Q & A with our new interns

Every season, two volunteer interns will be assisting the vampire bat food-sharing project at the Smithsonian Tropical Research Institute in Gamboa, Panama. These are our first two interns for Spring 2016.


A month ago, eighteen-year-old whiz kid Jana Nowatzki (left) joined our project from Konstanz, Germany. Jana is a surprisingly self-motivated, bright, positive, and precocious student. Armed with an infectious enthusiasm and a curious mind, Jana has undertaken a project that involves focal sampling of bats to construct a social grooming network. While learning how to read scientific papers, she is also helping to translate some of the German literature on vampire bat research into English.


What are your interests?

I finished high school in June this year. Of course, I am happy with new possibilities for life experiences. That is why I really enjoy traveling, which allows me a closer look at the way of life in my country compared to other countries. I am really interested in the interface of human beings with their natural environment, the different attitudes of dealing with nature, what influences them, and how they arise. I am absolutely impressed by nature, ecosystems, and evolution.

What do you hope to gain from working on the vampire bat project?

I think my main idea is getting an impression of “the real working life” of research, which is hard to miss in Gamboa. Also, I wish to gain a basic understanding of how animal social structures work, why and how individuals act differently. Finally, I want to learn more about these strange little flying fur balls, and their amazing psychology and physiology.

What are your plans for the future?

I want to study biology. I’ve learned that plans change constantly, and at the moment it is hard to separate plans from dreams.


photoNext month, Yesenia Valverde (left) will be join our project from Brown University, where she is pursuing a degree in Conservation Science & Policy with a focus on tropical rainforests. After her volunteer work with vampire bats in Panama, she will serve as a research assistant at the Monteverde Cloud Forest Reserve in Costa Rica studying the ecology of epiphytes in order to predict their vulnerability to climate change.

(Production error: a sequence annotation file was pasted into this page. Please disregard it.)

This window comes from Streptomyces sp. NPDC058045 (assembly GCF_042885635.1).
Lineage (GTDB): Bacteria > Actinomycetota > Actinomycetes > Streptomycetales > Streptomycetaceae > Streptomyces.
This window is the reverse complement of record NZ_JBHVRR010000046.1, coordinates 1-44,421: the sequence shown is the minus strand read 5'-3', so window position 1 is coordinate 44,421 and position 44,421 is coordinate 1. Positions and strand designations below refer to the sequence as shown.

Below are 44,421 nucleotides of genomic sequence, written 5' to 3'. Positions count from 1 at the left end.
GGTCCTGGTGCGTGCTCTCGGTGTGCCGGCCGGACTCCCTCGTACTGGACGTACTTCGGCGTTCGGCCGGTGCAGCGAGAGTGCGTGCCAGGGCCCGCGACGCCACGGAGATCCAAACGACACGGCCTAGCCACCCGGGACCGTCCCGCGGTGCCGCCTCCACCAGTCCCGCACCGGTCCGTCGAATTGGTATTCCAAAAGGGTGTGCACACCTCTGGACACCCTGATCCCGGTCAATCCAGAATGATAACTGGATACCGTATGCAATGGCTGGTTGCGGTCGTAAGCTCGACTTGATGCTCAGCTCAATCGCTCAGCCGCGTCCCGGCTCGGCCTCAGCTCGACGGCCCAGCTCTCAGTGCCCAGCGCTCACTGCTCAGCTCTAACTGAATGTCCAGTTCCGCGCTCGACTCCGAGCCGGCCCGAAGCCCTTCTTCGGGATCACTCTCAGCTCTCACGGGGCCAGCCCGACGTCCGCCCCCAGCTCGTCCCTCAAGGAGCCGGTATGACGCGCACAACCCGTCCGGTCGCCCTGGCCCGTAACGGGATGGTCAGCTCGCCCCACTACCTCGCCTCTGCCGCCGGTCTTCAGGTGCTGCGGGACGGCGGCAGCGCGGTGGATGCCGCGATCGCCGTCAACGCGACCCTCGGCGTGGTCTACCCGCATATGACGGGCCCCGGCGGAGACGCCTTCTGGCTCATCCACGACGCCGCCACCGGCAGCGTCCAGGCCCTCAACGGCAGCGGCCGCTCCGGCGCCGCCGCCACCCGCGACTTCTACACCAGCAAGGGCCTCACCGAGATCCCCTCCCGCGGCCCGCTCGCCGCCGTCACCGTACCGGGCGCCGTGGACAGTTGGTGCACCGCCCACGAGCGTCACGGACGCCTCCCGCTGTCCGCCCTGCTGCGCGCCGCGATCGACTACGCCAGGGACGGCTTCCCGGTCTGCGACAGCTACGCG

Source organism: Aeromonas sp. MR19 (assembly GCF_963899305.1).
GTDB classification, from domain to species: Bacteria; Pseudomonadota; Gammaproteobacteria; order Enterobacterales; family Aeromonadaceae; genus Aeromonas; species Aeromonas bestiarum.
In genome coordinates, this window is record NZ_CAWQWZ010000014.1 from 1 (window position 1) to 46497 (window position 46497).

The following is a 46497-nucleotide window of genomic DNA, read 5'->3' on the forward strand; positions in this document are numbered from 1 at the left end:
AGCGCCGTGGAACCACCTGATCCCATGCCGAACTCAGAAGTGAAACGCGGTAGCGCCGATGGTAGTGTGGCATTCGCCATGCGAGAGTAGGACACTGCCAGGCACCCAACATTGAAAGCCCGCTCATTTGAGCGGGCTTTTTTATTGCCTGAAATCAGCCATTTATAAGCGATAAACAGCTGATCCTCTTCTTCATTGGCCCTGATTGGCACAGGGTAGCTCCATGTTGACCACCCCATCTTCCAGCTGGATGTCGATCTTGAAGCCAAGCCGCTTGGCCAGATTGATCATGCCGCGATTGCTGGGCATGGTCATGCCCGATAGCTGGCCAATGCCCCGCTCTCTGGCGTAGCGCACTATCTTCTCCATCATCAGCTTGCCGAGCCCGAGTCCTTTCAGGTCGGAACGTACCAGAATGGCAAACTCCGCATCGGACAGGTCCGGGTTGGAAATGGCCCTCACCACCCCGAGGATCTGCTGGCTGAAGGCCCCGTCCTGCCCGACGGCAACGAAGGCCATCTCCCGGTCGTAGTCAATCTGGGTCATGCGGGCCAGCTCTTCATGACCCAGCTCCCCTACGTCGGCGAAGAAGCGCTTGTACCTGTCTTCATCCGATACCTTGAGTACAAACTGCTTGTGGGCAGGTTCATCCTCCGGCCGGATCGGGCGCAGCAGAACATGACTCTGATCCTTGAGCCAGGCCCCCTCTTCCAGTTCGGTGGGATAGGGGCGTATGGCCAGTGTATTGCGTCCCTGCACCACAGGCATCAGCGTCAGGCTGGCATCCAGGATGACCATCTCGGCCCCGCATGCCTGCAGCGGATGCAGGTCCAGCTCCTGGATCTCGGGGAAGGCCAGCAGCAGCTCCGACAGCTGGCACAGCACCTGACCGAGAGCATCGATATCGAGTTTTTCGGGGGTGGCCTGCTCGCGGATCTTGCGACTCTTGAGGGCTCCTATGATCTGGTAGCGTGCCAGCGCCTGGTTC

What are your interests?

My entire life, I’ve grown up visiting family in Costa Rica and have always felt myself attracted to tropical rainforests. As I began to learn about current environmental issues, my admiration of nature evolved into a passion as I dedicated myself to learning more in order to join the effort to protect it. I’m especially intrigued by wildlife ecology and love to learn about and see new animals out in the field. When I’m not trying to save the rainforest, I really enjoy spending time with family and am currently really into improving my cooking skills!

What do you hope to gain from working on the vampire bat project?

I’m hoping to walk away from this experience with a lot of new knowledge about bats in general. Despite their bad reputation, bats are incredible animals that are vital to, among other things, the proper ecosystem functioning of tropical systems. I hope to gain valuable research experience during this time, especially learning how to mist net. I plan to mist net birds in Costa Rica for my senior thesis project later this year. I’m excited to further my development as a scientist as well by designing and carrying out behavioral experiments in order to answer fundamental questions.

What are your plans for the future?

After graduation, I plan on seeking field positions in wildlife research as part of my never-ending quest to gain more research experience. I want to explore different opportunities so that I can be sure of what it is that I want for the rest of my career. After that, I plan to go to grad school and pursue a PhD in Conservation Biology.


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